3) Try A Test Transaction
You can create test payments from your account under Payments to ensure things are functioning correctly.
For a customized option that requires actual coding, you’ll first need to install the language-appropriate Stripe library. You can do this with package managers, such as npm for Node.js, pip for Python, etc. From there, it’s just a matter of setting your API keys and creating an object containing your payment intent with properties for amount, currency, payment method, and the email address that the receipt will be sent to. If you’re successful, Stripe will return an object containing transaction details.
4) Begin Processing
You can check your balance, including funds coming into and leaving Stripe as well as holds, from the Balances section of your account. While you can begin processing immediately, Stripe will hold your funds until your account has been fully verified. This process takes about seven days.
Note that you can do much more with Stripe than just eCommerce credit card transactions. Stripe can be used for invoicing, ACH payments, international payments, and in-person transactions. Some of these features are included in your basic account, while others require additional fees, which are typically added to your transaction rate.
4 Benefits To Using Stripe’s Online Payment System
While none of Stripe’s products or services are truly unique anymore, its solutions continue to stand out from those of its competitors in several ways. Among the many advantages of using Stripe’s payment system, consider the following features:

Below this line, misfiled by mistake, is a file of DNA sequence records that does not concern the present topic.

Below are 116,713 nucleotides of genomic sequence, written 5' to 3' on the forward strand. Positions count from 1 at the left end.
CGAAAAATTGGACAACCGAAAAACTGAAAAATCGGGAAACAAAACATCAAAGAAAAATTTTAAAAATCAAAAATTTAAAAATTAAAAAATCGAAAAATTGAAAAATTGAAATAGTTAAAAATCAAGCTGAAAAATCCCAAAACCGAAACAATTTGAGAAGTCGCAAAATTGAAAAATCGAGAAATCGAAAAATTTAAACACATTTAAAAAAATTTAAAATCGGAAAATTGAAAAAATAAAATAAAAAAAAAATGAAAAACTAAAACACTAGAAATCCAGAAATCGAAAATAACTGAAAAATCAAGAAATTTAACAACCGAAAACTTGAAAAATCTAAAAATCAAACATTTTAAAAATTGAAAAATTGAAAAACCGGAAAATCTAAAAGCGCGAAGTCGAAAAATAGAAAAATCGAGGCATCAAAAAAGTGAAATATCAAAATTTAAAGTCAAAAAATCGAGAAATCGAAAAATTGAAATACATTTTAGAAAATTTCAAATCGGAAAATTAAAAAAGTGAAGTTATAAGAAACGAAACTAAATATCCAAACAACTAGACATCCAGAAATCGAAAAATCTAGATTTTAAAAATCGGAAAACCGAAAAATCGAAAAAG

- A Quick, Easy Onboarding Process: As a payment service provider (PSP), Stripe doesn’t require an extensive underwriting process to approve a full-service merchant account. You can sign up online and be approved very quickly.
- An Integrated Payments Processing System: Stripe offers both a credit card payment processing service and a payment gateway as part of its service. With support for countertop credit card terminals and POS systems, it now offers a single, integrated system that fully supports retail and eCommerce sales channels.
- An Expansive Array Of Customization Options: If you’re tired of having only a limited set of customization options for your site, you’ll love Stripe’s extensive collections of developer tools and APIs — all of which come with thorough documentation. Note that you may need coding skills or the services of a developer to take full advantage of these features.
- A Complete Set Of Security Features: While no provider can offer you truly bulletproof payment security 100% of the time, Stripe comes as close as possible to this ideal. Most of Stripe’s fundamental security features, such as TLS (SSL) and encryption, are included with every account at no charge. More advanced features, such as the Stripe Radar anti-fraud service, will cost you a little extra.
Check out our Stripe pricing guide for more information on these costs.
Are There Any Disadvantages To Using Stripe?
Stripe is a powerful service for the right company, but it’s not perfect. Here are some things to consider before signing up for Stripe.
- Account Instability: This is a problem common to PSPs in general. Account aggregation makes it difficult to resolve issues that may arise, leading to a higher percentage of account holds and freezes.
- Complicated Setup: If you aren’t getting a pre-integrated version of Stripe, you’ll need to do some coding to get it up and running. While this isn’t a problem for companies with technical resources, it may not be a desirable feature for some businesses.
- Fee Structure Can Get Expensive: Many of Stripe’s advanced features add costs on a per transaction basis. That, combined with the flat-rate pricing, can make scaling up with Stripe quite expensive.
Who Uses Stripe?